There is an increased risk of getting bitten if you put your hand in your dog's food bowl while they are eating. Instead, create positive associations by tossing treats into the bowl or near the dog when you pass by. Transcript: "Will my dog bite me if I put my hand in his food bowl while he's eating? Well, there's no guarantee your dog will bite you. But there's a significant increase in the risk of getting bitten if you do that. The reason why it's something called resource guarding in dogs. Where they're just simply protecting something they find of value. So the same thing us people can do when we're, let's say, out at our favorite restaurant. You're really hungry. You go sit down, the waitperson brings over your favorite meal. And then some stranger comes up and sticks their hand in your plate. Or maybe even somebody you know tries to steal one of your French fries. Your reaction might be anywhere from saying, hey, knock it off, to slapping their hand away, right? And the same thing can happen with dogs. They might growl. Or go to biting if they feel like they are threatened, or their resource is threatened. So what you can do instead to reduce the likelihood of getting bitten is actually tossing higher-value treats into your dog's food bowl while they're eating. Or simply as you're walking by while they're eating, you can toss the treats near the food bowl or near the dog. And what that does is creates a positive association with your approach. Similar to if you are sitting at your favorite restaurant. And a stranger or somebody you know starts walking by and dropping $100 bills next to your plate. If you do that enough times, pretty soon, you're looking forward to that person approaching. So the secret is creating positive associations, and avoid creating negative ones."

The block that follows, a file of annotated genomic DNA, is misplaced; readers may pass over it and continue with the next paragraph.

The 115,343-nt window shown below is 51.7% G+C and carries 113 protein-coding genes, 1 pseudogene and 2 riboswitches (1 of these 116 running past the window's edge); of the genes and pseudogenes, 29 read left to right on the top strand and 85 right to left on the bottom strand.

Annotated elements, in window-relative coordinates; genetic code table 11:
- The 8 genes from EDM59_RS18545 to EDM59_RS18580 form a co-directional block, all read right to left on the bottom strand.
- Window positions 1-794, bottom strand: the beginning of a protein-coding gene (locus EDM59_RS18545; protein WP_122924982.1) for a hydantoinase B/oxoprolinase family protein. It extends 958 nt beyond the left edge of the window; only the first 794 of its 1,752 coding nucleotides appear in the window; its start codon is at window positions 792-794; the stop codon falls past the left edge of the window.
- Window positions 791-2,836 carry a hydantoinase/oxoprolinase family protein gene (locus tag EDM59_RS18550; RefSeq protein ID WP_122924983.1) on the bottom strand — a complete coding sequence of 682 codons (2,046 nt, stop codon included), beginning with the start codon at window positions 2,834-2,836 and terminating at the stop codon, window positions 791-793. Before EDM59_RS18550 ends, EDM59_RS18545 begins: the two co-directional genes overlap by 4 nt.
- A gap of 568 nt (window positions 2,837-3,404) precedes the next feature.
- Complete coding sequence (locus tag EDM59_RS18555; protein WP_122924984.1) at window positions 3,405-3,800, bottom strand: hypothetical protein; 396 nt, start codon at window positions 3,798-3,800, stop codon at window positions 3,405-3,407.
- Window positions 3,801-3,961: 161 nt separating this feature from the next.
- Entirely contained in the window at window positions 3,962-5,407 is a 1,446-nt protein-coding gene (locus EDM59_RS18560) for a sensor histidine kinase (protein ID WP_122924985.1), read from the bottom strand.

To help your colleague, create a positive association for them with people and/or dog staring at him by using high value treats. Start with short, controlled duration of eye contact, gradually increasing the duration, and reinforcing the behavior with a treat when they make eye contact. This should help your colleague become more comfortable with eye contact over time. Transcript: "My colleague is triggered by people and or dog staring at him. What can I do to help him? Well, the issue with eye contact for dogs is that it can be actually kind of offensive to them because dogs don't stare at each other and the same thing can happen when people are strangers. Stare at your dog. So what we want to do is create a positive association with that because currently it's probably a negative one. So what you want to do is find some really high value treats or something, your dog really likes think of something, your dog would die for and use that. Lovely for this exercise. I've got my little helper here, and let's say you are the, the camera is the eye contact. What you want to do is make sure you're following these two variables, is make sure there's enough distance from you and the person you're going to be practicing with or other dog and make sure you keep the duration, very short to start. So if you can make any eye contact, keep it very short and have the person just look and then look back very short and then gradually increase the duration of the eye contact. Then what you're going to do is you're going Actually want to catch your dog noticing that. So let's say our helper. Here is noticing your eye contact. I want to actually Mark and then reinforce that so you can use a word like yes or good. One your dog notices that. So if the dog notices, I'm going to say yes and then give the dog a treat and then that person breaks off eye contact. So again, you're the person giving eye contact but I've noticed is that yes and then giving a treat in each time. What's going to happen is your dog will start to hear that word? Yes. And they know it predicts a tree. Eat, then you look back for that treat. So yes feed. Yes. Feed and over time, what's going to happen? Is that eye contact? Predicts you saying? Yes? Which then predicts a treat. So you can see the order of events. There, is that eye contact from another dog or person is going to predict something good is going to happen for your dog. So do that for short sessions, maybe 10 or 15 repetitions and then gradually increase the duration of those repetitions. Now we're going for more than a couple minutes. You don't have to go more than that. Just keep it short and make sure your dog is comfortable with any other kind of eye contact, as you're going through the sessions. And what you'll find is that you'll draw a good might actually start looking forward to getting eye contact, but the secret is to always keep it at a level that your dog is comfortable with, by controlling the distance, and the duration of that eye contact."Check out AggressiveDog.com!